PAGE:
BUCHANAN - Extract from National Gazetteer, 1868
"BUCHANAN, a parish in the county of Stirling, Scotland, near Drymen. It comprises an extensive mountain district on the eastern shore of Loch Lomond, and is bounded on the S. by the river Endrick. The district is easily accessible by means of the steamers that ply on Loch Lomond. The surface rises at Ben Lomond to the height of 3,193 feet. Limestone abounds in the parish The living, worth £157, is in the presbytery of Dumbarton, in the gift of the Duke of Montrose. On the margin of the loch is Buchanan House, the old seat of the Buchanans, now that of the Duke of Montrose. At the northern extremity of the parish is the fort of Inversnaid. A nunnery formerly existed on Inchcailloch, an island in Loch Lomond. The parish extends about 18 miles in length and 4 in breadth."
"DUCHRAY, a river rising in the parish of Buchanan, in the county of Stirling, Scotland.*It rises near Ben Lomond, and joins the Forth at Aberfoyle."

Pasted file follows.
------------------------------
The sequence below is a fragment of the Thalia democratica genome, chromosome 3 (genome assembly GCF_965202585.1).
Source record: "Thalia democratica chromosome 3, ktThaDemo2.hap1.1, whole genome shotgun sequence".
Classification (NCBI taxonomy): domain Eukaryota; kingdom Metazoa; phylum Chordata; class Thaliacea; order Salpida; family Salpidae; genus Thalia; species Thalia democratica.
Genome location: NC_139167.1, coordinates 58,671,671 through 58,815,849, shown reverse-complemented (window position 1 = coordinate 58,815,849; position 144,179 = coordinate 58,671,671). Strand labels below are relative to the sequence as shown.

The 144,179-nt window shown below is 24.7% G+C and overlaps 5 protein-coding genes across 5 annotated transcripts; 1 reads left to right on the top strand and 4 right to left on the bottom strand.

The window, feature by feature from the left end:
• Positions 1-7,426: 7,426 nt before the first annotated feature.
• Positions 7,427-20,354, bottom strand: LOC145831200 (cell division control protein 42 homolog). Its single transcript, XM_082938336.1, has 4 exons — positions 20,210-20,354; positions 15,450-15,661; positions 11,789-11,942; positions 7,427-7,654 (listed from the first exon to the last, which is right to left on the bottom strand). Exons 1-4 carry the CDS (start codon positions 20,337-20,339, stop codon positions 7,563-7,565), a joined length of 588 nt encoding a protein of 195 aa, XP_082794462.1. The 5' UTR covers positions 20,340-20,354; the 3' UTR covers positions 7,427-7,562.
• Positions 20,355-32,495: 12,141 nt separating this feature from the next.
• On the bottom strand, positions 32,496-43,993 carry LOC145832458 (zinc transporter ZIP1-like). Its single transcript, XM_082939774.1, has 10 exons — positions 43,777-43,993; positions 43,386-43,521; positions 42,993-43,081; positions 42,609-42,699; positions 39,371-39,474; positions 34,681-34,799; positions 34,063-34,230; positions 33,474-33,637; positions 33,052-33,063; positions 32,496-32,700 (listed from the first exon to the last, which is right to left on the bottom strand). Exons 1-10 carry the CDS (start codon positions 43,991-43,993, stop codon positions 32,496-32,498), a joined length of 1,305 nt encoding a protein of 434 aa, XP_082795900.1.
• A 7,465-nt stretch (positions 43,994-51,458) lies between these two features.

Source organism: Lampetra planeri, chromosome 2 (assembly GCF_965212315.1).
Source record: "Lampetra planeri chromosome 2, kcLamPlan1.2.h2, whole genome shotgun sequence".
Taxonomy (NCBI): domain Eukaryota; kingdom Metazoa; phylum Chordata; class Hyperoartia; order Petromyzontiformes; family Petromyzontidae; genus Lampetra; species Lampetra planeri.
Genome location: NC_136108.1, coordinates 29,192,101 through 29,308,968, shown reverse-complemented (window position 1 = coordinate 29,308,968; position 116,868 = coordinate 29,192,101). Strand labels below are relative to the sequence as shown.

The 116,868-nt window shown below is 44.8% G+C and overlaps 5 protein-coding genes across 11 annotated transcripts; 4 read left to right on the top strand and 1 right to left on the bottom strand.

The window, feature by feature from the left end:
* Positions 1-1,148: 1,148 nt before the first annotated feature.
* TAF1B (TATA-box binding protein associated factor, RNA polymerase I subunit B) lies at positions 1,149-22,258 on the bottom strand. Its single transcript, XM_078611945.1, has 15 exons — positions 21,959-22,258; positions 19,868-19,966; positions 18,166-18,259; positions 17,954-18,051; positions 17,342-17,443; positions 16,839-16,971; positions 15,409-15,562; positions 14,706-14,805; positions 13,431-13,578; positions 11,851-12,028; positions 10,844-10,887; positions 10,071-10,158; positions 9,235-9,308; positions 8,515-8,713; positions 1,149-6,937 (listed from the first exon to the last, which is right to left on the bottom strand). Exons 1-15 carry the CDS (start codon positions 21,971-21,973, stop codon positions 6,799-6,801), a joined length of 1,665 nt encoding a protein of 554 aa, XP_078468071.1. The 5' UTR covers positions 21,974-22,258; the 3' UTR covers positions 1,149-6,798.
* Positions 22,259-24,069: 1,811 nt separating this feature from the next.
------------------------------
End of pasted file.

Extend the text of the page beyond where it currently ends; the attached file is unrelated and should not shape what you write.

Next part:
"INCH-CAILLIACH, a small island lying in Loch Lomond, in the parish of Buchanan, county Stirling, Scotland, near the embouchure of the river Endrick. Its surface consists generally of good land. A nunnery formerly stood here occupied by elderly women, hence the name of the islet. It was also the site of the church and burial-ground of the ancient parish of Inch-Cailliach."
"INCH-TORR, a small island in Loch Lomond, county Stirling, Scotland, forms part of the parish of Buchanan."
"INVERSNAID, a hamlet and seat of a post-office in the parish of Buchanan, county Stirling, Scotland. It is situated near the E. shore of Loch Lomond, and is a station on the Loch Lomond branch of the Edinburgh and Glasgow railway; it has a ferry station for crossing the loch. A fort was erected here and garrisoned in the time of George the II. for the quelling of the Highlanders. It was sometime the quarters of Wolfe, afterwards General Wolfe, who fell at Quebec, but is now out of use as a military station."
"LOCH KATRINE, a lake of the Highlands, in the parish of Buchanan, county Stirling, lying along the border of the parishes of Aberfoil and Callander, county Perth, Scotland. It is 10 miles long by 1 mile broad. The beautiful scenery of this district has been described to the world by Sir Walter Scott in "The Lady of the Lake.""
[Description(s) from The National Gazetteer of
Great Britain and Ireland (1868)
Transcribed by Colin Hinson ©2003]